The OMB director is responsible for overseeing the president's annual budget and usually is one of the administration's main negotiators with Congress on spending legislation. OMB also has extensive authority over federal agencies' regulatory power, reviewing proposed rule changes on behalf of the White House.
Tanden's nomination is a departure in a post that, especially early in a new administration, has often gone to people who spent years enmeshed in the intricacies of the congressional budgeting process such as Leon Panetta, who led the House Budget Committee for four years before Bill Clinton nominated him, and Peter Orszag, who was director of the Congressional Budget Office when chosen by Barack Obama.
Yet Tanden brings a firm grounding in health policy at a time when the expansions in coverage Biden seeks may depend on her undoing federal regulations that Trump used to undercut Obamacare. Her years as the director of the Center for American Progress think tank, founded during the George W. Bush administration to promote liberal policies, also have placed her in the middle of the party's debates.
South Carolina Senator Lindsey Graham, likely to be chairman of the Budget Committee that would have to first confirm Tanden, predicted an "uphill" battle.
"We'll cross that bridge when we get there," he said. "She had a lot to say. Going to be a long hearing."
Collins, whose support is key to getting 51 votes in a GOP Senate, said, "I do not know her much about her but I've heard that she's a very prolific user of Twitter," and declined further comment.
Tanden wouldn't be the first political choice for the job. Trump selected Republican Congressman Mick Mulvaney, a founding member of the conservative Freedom Caucus and a follower of the Tea Party movement as his budget director, setting a precedent for the job to go to a fierce partisan warrior.
Senate Democratic Leader Chuck Schumer of New York scoffed at "overblown complaints" about Tanden's past criticisms of Republicans.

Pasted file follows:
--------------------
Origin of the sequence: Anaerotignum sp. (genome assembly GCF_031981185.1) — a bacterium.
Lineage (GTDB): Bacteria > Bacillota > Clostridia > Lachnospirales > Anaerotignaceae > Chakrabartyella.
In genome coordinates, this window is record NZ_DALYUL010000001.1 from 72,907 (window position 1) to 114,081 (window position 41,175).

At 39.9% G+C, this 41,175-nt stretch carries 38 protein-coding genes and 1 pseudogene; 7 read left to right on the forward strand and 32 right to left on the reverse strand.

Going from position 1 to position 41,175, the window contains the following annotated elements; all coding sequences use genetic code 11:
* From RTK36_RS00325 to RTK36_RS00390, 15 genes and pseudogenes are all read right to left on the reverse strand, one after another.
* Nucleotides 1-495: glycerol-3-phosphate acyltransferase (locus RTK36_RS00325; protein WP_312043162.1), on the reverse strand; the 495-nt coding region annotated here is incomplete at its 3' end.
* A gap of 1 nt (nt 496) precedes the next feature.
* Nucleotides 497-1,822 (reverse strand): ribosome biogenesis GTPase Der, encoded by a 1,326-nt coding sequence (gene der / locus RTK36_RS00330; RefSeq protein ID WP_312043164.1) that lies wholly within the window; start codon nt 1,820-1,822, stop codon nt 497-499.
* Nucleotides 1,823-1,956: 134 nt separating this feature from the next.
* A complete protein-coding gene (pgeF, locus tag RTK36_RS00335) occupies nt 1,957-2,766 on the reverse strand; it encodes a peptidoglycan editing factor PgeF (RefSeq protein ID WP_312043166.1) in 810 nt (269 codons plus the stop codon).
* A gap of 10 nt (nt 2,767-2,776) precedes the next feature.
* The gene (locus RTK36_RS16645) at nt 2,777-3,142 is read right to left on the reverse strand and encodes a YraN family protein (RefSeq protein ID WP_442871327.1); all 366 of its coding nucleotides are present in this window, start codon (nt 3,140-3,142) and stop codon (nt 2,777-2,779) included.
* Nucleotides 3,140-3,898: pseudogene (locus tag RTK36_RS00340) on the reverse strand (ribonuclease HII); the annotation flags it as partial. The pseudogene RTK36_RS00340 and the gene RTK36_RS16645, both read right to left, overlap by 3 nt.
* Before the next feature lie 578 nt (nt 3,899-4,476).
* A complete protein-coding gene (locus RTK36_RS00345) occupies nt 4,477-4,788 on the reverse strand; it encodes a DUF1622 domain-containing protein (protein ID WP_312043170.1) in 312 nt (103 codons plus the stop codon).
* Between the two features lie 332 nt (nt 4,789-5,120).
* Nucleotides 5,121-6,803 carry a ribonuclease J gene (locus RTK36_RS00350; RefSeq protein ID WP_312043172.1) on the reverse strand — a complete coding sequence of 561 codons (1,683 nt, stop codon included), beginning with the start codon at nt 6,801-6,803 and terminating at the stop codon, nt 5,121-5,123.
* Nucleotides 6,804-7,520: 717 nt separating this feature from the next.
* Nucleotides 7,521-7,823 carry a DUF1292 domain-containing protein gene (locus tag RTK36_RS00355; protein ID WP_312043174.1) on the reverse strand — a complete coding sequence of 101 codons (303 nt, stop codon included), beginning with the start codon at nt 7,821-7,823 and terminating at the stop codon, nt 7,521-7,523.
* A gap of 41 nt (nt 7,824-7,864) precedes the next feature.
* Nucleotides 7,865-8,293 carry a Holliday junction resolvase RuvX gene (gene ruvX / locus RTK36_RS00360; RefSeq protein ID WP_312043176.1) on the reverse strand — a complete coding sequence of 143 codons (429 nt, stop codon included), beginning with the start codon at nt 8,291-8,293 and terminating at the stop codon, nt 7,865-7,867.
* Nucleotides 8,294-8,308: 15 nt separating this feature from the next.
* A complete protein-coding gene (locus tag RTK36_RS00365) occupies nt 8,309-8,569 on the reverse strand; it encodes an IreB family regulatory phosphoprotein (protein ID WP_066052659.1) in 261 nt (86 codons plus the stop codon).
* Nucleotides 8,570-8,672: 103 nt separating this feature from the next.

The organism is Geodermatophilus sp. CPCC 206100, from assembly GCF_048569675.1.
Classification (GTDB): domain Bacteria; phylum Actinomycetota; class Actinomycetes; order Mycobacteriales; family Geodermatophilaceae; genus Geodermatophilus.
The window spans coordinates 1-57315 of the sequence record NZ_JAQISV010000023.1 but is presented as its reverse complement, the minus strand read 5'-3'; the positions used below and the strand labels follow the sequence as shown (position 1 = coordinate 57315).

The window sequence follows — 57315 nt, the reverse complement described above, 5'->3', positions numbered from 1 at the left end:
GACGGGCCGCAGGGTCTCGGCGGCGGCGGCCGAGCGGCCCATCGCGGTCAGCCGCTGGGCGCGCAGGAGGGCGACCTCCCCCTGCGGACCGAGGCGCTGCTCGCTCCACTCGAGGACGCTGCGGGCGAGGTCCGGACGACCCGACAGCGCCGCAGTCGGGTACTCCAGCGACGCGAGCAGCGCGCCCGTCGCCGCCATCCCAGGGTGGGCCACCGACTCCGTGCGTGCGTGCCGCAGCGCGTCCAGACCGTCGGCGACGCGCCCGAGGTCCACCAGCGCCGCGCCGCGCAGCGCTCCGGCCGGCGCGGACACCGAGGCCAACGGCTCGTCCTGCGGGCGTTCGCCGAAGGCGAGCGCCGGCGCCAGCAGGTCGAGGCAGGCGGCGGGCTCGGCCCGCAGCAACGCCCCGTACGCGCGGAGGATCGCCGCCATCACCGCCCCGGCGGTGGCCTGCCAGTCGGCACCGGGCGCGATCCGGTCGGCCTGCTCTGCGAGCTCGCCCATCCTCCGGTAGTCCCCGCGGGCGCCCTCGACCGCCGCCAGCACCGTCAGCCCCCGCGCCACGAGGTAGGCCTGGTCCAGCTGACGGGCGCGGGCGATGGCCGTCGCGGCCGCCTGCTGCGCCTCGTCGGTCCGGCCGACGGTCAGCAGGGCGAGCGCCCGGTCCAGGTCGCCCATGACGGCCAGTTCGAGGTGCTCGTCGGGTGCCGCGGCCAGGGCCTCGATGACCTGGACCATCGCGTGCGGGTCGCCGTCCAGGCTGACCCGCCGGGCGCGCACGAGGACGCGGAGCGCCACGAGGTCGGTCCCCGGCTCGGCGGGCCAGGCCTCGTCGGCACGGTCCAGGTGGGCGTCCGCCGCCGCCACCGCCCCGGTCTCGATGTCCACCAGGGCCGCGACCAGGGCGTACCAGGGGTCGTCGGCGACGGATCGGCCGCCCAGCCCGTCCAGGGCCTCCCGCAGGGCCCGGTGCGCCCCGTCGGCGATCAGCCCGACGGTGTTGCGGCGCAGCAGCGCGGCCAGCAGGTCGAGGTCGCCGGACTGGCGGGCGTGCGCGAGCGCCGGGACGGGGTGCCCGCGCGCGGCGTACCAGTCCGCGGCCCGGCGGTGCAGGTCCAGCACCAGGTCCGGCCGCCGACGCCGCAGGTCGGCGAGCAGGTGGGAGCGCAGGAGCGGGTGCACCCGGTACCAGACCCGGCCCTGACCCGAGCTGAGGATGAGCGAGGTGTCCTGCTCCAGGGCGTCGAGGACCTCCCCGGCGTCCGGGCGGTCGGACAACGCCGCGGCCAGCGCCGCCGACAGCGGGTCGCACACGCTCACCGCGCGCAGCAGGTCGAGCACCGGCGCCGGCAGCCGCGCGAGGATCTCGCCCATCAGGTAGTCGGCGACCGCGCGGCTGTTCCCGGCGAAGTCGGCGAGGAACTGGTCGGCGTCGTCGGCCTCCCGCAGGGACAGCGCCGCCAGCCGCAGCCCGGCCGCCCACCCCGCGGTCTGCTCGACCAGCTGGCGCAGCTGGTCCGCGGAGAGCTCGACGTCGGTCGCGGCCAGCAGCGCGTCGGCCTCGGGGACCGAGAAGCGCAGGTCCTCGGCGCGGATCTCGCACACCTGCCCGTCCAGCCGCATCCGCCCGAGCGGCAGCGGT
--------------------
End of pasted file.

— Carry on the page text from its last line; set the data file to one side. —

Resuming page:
"Honestly, the hypocrisy is astounding," Schumer said on the Senate floor. "If Republicans are concerned about criticism on Twitter, their complaints are better directed at President Trump."
Tanden's long connection with the Clinton family, stretching back to Bill Clinton's White House and including roles as a policy adviser in Hillary Clinton's 2000 Senate campaign and 2008 presidential campaign, also have led to tangles with progressives in the party.
Senator Bernie Sanders, a former Democratic presidential candidate, sent a scathing letter in 2019 to the board of the Center for American Progress after a publication associated with the organization produced a video that went viral mocking Sanders for his status as a millionaire despite vilifying the wealthy in his campaigns. He accused Tanden of "maligning my staff and supporters and belittling progressive ideas."
Sanders press representatives didn't respond to a request for comment. A spokeswoman for Senator Elizabeth Warren of Massachusetts, another progressive former presidential candidate, said she would back Tanden's confirmation. Senator Cory Booker of New Jersey, who also ran in this year's Democratic presidential contest, extolled her in a Twitter post as "brilliant and laser-focused on making our country a fairer place for all."
Tanden quickly moved past the bad blood in the 2008 Democratic primaries to shift from Clinton's campaign to a role as chief domestic policy adviser to Obama in the general election. She was closely involved in the struggle for Obamacare as a senior adviser for health reform at the U.S. Department of Health and Human Services.
Biden's incoming White House chief of staff, Ron Klain was closely involved in the Center for American Progress, including holding a position on the board of its affiliated action fund, and developed a high opinion of Tanden, said a person familiar with the transition.(c)2020 Bloomberg News Distributed by Tribune Content Agency, LLC